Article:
May 26, 2015

Lesbian, gay and bisexual Americans differ from general public in their religious affiliations

Although many lesbian, gay and bisexual (LGB) adults feel that most major faiths are unwelcoming to their community, a majority of LGB adults are religiously affiliated, according to a new Pew Research Center study. But they are much less likely to be Christian than the general public and are more drawn to smaller, non-Christian denominations.

About 5% of the 2014 Religious Landscape Study’s 35,000-plus respondents identified themselves as members of the LGB population. Of that group, 59% said they are religiously affiliated. But only 48% of them reported belonging to a Christian faith group, compared with 71% of the general public.

Religious Composition by Self-Reported Sexual Identity

In another contrast, while only 6% of the general public affiliates with a non-Christian faith, almost twice as many (11%) gay, lesbian and bisexual adults do so. And almost half of these gay, lesbian and bisexual adults (or 5% of adults overall) said they belong to one of the smaller faith groups, including Unitarian Universalist and other liberal faith traditions (2.9%) and New Age groups (2.4%), such as Wiccans and pagans. The Jewish and Buddhist faiths also attracted small percentages (2% each) of LGB adults.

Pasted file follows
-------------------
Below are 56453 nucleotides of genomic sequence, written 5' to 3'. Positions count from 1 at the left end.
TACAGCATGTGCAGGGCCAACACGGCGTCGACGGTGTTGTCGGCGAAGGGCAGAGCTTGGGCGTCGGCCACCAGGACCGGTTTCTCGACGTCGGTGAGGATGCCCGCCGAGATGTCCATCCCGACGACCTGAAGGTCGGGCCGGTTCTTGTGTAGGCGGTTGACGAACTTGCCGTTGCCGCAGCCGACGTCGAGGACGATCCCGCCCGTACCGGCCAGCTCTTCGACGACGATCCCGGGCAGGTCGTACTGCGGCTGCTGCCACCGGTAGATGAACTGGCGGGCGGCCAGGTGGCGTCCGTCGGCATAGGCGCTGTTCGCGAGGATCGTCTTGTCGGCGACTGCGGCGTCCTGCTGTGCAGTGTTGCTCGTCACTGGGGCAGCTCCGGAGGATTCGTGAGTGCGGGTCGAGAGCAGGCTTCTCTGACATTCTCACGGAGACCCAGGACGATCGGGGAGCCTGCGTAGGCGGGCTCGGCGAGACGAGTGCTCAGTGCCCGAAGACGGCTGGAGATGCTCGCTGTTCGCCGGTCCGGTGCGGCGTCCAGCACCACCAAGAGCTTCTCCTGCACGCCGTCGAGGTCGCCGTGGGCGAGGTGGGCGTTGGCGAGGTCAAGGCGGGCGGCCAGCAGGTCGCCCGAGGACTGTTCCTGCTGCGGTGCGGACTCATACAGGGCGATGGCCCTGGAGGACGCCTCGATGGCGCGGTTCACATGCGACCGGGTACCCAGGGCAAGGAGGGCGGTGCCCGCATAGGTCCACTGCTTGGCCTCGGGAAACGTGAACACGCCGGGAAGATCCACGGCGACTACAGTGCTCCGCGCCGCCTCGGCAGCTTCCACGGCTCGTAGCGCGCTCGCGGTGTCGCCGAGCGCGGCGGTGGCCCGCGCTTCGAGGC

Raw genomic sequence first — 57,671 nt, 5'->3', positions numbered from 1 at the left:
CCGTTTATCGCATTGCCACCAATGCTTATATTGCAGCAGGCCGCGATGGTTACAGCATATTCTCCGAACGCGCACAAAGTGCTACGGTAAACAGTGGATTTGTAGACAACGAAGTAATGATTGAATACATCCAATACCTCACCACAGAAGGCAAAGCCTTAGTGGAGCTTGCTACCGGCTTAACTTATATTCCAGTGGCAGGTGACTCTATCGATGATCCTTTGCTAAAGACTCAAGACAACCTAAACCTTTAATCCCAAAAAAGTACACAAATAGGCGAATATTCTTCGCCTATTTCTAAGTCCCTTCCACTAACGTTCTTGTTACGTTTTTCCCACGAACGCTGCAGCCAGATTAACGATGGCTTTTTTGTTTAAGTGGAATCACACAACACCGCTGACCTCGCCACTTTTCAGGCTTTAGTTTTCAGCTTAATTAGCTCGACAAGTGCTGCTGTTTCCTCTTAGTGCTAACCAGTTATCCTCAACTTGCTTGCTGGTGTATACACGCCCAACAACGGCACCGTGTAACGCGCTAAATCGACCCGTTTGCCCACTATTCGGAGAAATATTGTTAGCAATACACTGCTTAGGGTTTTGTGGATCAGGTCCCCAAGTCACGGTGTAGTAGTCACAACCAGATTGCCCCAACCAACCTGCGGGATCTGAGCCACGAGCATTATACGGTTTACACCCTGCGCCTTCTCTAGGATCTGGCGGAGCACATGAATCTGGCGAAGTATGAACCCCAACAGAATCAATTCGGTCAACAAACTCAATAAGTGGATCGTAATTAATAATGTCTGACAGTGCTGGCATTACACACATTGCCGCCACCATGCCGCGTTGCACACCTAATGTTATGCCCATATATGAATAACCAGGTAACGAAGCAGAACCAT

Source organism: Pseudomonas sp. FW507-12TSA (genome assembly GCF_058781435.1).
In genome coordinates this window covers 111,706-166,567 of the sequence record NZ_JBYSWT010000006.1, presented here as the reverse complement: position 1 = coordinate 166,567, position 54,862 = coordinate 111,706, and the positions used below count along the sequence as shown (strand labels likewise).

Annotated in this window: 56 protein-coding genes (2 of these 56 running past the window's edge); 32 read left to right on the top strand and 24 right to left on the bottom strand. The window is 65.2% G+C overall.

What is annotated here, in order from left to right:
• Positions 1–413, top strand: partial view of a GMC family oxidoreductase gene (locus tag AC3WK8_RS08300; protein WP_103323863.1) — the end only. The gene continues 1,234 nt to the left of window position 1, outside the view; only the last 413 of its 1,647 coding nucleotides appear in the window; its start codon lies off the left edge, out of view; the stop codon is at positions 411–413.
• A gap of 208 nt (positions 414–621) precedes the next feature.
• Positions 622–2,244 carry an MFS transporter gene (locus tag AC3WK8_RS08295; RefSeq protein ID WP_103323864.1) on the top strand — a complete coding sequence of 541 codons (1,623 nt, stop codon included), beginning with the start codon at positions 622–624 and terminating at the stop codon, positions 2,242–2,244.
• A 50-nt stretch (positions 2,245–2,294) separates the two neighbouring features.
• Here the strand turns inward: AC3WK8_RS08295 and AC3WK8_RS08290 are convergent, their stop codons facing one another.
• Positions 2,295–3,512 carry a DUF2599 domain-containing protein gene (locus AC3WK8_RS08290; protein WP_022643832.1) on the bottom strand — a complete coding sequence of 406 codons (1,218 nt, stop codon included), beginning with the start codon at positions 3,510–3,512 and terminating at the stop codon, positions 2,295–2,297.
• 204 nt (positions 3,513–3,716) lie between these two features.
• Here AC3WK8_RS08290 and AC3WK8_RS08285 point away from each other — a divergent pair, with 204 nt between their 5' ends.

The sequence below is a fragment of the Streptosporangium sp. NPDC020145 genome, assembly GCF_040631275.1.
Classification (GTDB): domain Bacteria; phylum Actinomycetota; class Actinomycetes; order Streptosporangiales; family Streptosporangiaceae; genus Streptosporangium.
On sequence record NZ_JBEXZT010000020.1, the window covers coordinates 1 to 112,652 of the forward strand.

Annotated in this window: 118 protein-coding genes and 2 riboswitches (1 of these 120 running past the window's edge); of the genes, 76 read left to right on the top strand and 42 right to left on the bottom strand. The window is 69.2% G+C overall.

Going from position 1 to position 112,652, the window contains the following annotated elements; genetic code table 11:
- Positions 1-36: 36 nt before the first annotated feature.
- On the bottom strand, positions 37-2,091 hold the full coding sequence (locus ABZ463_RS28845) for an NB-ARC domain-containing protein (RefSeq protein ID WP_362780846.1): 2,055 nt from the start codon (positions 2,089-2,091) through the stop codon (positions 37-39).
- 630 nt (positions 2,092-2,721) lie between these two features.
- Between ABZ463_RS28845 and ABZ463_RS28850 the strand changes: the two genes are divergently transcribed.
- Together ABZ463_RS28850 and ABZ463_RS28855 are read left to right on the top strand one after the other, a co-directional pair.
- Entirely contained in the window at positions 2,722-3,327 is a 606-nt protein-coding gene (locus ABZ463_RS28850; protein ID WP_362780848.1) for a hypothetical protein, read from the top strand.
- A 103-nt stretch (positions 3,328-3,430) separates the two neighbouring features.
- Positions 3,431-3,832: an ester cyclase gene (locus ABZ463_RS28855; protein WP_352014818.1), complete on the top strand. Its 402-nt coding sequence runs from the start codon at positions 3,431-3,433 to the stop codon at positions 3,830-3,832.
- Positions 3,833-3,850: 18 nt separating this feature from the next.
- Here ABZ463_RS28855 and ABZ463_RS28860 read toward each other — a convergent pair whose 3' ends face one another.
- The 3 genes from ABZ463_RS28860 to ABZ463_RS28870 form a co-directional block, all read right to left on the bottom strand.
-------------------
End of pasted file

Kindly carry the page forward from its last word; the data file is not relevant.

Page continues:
LGB adults also differ from the general public in that they are much more likely to be unaffiliated (41%), almost twice the rate of Americans overall (22.8%), the study found.

In 2013, Pew Research Center surveyed the attitudes of LGBT Americans, including their views of religion. Even though the LGBT survey uses a somewhat different methodology and includes a small number of transgender Americans (the current study did not include a question about transgender identity), some of its data on religion adds interesting context to the affiliation data on gays, lesbians and bisexuals contained in the 2014 Religious Landscape Study.

For instance, the 2013 survey found that many LGBT adults regard major faith groups as “unfriendly” to their community. Large majorities said that they perceived Islam and the Mormon Church (84% and 83% respectively) as unfriendly to LGBT people. Likewise, 79% saw the Catholic Church as unfriendly, and 73% said the same of evangelical churches.

In addition, the 2013 survey found that roughly three-in-ten LGBT adults (29%) said they personally were made to feel unwelcome in a religious organization.

Topics: Gay Marriage and Homosexuality, Christians and Christianity, Religion and Society, Religious Affiliation

  1. is a senior writer/editor focusing on religion at Pew Research Center.